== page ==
Luguentz Dort still remembers the day his father and older brother put a basketball hoop in their backyard in Quebec, Montreal.
With soccer as his first passion, Dort said, growing up, he only ever played basketball for fun. Taya Hanson has a similar story as she grew up a multi-sport athlete in Kelowna, British Columbia, but basketball also wasn't necessarily her favorite.
Fast forward and both landed in Tempe with Dort as a freshman guard on the ASU men’s basketball team and Hanson as a freshman guard on the women’s team. Both athletes are examples of the recent rise in Canadians playing Division I college basketball in the United States.
Currently, 134 Canadians are in NCAA Division I men's basketball this season. These athletes account for some of the most highly-touted prospects in the nation, including Dort, who averages 16.4 points, 4.5 rebounds, 2.6 assists and 1.5 steals per game as a Sun Devil starter.
“I just feel like we are all doing great,” Dort said. “We feel like people were doubting Canada as a place for basketball. I feel like, now, we have proven everybody wrong, showing that Canadians can actually play at a high level. … I feel like we have shown the world what we can do.”
Women’s basketball has experienced an uptick in Canadian talent as well, having 97 athletes this season, including Bridget Carleton on Iowa State, who averages 21.3 points, 8.4 rebounds and 4.3 assists per game.
Dort said these statistics don’t come as a surprise, and he expects more Canadian talent to trickle into the NCAA. Hanson echoed Dort, adding that she feels rewarded as she plays for a Pac-12 program while representing her country.
“I am just so thankful to be one of these select athletes to have been on this journey from the past and to come,” Hanson said. “I just want to be able to empower young girls from Canada to follow their dreams and know that they also can play in the states.”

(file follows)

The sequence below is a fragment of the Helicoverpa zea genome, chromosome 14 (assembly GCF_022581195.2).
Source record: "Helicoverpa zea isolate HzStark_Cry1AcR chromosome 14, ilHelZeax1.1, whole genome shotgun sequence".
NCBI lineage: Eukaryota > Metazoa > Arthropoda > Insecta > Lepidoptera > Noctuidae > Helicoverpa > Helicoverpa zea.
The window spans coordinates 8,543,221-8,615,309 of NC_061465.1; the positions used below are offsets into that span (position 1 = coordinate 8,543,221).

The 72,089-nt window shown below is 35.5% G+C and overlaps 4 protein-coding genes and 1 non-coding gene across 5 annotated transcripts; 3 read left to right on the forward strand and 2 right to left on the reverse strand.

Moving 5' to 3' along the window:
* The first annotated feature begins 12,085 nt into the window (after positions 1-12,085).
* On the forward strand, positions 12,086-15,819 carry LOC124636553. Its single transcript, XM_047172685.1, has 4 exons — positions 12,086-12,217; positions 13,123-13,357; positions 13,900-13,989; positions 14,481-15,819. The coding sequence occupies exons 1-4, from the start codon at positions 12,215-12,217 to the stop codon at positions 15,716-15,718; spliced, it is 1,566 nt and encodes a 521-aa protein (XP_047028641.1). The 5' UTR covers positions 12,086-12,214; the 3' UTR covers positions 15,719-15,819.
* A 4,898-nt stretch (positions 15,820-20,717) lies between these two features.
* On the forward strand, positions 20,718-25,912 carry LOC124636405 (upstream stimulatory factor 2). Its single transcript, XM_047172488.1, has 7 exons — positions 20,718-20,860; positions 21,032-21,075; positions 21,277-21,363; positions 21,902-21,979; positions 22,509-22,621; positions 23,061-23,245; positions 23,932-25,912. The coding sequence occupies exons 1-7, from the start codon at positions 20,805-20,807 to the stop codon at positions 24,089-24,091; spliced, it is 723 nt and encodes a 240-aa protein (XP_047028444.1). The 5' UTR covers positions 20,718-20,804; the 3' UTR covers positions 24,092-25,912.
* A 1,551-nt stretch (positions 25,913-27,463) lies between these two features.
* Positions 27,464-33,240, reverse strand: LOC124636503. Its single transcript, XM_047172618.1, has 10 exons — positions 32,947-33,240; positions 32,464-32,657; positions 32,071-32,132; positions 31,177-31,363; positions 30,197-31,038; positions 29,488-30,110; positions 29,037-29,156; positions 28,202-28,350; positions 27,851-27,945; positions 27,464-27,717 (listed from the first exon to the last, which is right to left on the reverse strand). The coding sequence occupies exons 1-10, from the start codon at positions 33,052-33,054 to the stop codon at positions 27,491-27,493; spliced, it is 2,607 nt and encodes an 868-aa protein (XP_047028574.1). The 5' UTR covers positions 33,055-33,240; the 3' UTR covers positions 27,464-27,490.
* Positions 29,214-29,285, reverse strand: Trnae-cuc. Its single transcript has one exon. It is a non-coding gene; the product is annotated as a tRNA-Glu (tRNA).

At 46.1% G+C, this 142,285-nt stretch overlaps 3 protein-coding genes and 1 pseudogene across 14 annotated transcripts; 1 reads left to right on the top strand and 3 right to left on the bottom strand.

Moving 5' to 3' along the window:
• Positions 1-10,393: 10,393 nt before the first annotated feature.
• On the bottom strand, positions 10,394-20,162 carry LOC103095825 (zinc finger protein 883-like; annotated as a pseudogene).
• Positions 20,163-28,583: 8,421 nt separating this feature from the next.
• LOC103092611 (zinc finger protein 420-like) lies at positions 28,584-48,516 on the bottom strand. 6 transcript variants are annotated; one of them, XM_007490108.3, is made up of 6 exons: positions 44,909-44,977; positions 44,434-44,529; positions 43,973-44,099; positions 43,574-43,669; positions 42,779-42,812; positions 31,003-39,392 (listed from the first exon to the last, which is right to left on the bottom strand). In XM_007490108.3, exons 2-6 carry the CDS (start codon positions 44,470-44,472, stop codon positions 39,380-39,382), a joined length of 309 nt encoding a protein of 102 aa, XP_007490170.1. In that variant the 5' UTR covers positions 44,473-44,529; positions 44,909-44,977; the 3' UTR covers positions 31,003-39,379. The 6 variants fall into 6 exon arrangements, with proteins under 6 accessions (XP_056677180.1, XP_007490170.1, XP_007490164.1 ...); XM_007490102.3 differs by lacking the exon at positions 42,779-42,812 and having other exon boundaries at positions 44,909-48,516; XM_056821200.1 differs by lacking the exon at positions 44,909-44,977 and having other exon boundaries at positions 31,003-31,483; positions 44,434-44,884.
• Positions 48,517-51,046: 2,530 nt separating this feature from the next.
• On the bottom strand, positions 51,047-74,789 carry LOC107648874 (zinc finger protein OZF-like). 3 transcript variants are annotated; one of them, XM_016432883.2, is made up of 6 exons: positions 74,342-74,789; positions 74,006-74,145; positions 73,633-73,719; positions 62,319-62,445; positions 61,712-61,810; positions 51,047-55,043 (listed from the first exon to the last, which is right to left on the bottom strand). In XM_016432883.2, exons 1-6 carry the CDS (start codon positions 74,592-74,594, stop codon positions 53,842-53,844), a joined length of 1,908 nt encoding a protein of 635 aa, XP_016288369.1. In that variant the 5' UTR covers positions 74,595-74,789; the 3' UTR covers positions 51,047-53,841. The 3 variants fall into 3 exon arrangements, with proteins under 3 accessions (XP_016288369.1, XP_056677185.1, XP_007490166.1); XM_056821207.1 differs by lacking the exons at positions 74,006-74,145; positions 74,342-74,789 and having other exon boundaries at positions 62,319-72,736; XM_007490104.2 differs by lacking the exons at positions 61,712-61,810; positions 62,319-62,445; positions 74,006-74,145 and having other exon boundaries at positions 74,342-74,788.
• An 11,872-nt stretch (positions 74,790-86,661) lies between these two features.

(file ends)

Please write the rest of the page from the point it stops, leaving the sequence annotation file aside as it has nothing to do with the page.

‘One of the best decisions I have made in my life’
As Dort's love for the game began to flourish, his goal quickly became clear.
"I want to play in the NBA," Dort said.
Dort, now a 6-foot-4, 215-pound guard, continued to build his basketball skill set as he played his freshman season at a Quebec high school. He eventually decided to transfer to the U.S. and bounced around high schools in Florida.
Despite the experience, Dort still felt he needed to improve before arriving to Tempe. He then decided to join Athlete Institute Basketball Academy, a preparatory basketball school in Mono, Ontario, for his final high school season. This school, which was established in 2012, specializes in getting Canadian athletes ready to play at the next level.
“I feel like going (to Athlete Institute) for my senior year was one of the best decisions I have made in my life,” Dort said.
Even though Dort went to Athlete Institute for only a year, he said his overall game improved tremendously, thanks to the program and its coaches, especially assistant coach Brandon Ennis.
“Luguentz has been a dream to work with,” Ennis said. “He came to me and said, 'I want to be a pro,' and I told him that I would do everything within my power to help him achieve that.”
Ennis said he would wake up at 5:30 a.m. every day during the season to meet Dort, and the two would go through special individual drills, lifting and conditioning. They would also watch film.
“With his work ethic, willingness to learn, skill set and how high his ceiling is, he has potential to play at the highest level with the best of the best,” Ennis said.
Dort said he was supposed to play for Team Canada U17, but he suffered an injury that sidelined him that entire summer. However, this past summer, Dort participated in a training camp with the senior team.